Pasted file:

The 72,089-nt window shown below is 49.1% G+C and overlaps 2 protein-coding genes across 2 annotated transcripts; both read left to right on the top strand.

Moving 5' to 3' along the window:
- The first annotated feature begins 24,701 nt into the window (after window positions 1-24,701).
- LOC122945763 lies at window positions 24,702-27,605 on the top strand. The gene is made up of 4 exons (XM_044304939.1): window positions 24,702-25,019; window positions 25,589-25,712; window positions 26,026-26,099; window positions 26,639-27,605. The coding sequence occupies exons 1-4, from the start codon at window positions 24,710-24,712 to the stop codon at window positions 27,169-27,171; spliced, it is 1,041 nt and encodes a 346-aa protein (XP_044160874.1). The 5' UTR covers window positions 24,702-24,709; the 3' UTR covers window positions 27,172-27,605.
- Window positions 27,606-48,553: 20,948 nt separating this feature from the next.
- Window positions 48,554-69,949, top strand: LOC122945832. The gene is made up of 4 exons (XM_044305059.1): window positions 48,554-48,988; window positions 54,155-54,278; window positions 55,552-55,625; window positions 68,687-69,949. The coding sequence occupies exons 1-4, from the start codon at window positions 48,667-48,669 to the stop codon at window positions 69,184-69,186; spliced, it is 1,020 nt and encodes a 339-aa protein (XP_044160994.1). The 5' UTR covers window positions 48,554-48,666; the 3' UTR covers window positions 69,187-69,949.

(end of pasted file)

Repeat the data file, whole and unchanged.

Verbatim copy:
The 72,089-nt window shown below is 49.1% G+C and overlaps 2 protein-coding genes across 2 annotated transcripts; both read left to right on the top strand.

Moving 5' to 3' along the window:
- The first annotated feature begins 24,701 nt into the window (after window positions 1-24,701).
- LOC122945763 lies at window positions 24,702-27,605 on the top strand. The gene is made up of 4 exons (XM_044304939.1): window positions 24,702-25,019; window positions 25,589-25,712; window positions 26,026-26,099; window positions 26,639-27,605. The coding sequence occupies exons 1-4, from the start codon at window positions 24,710-24,712 to the stop codon at window positions 27,169-27,171; spliced, it is 1,041 nt and encodes a 346-aa protein (XP_044160874.1). The 5' UTR covers window positions 24,702-24,709; the 3' UTR covers window positions 27,172-27,605.
- Window positions 27,606-48,553: 20,948 nt separating this feature from the next.
- Window positions 48,554-69,949, top strand: LOC122945832. The gene is made up of 4 exons (XM_044305059.1): window positions 48,554-48,988; window positions 54,155-54,278; window positions 55,552-55,625; window positions 68,687-69,949. The coding sequence occupies exons 1-4, from the start codon at window positions 48,667-48,669 to the stop codon at window positions 69,184-69,186; spliced, it is 1,020 nt and encodes a 339-aa protein (XP_044160994.1). The 5' UTR covers window positions 48,554-48,666; the 3' UTR covers window positions 69,187-69,949.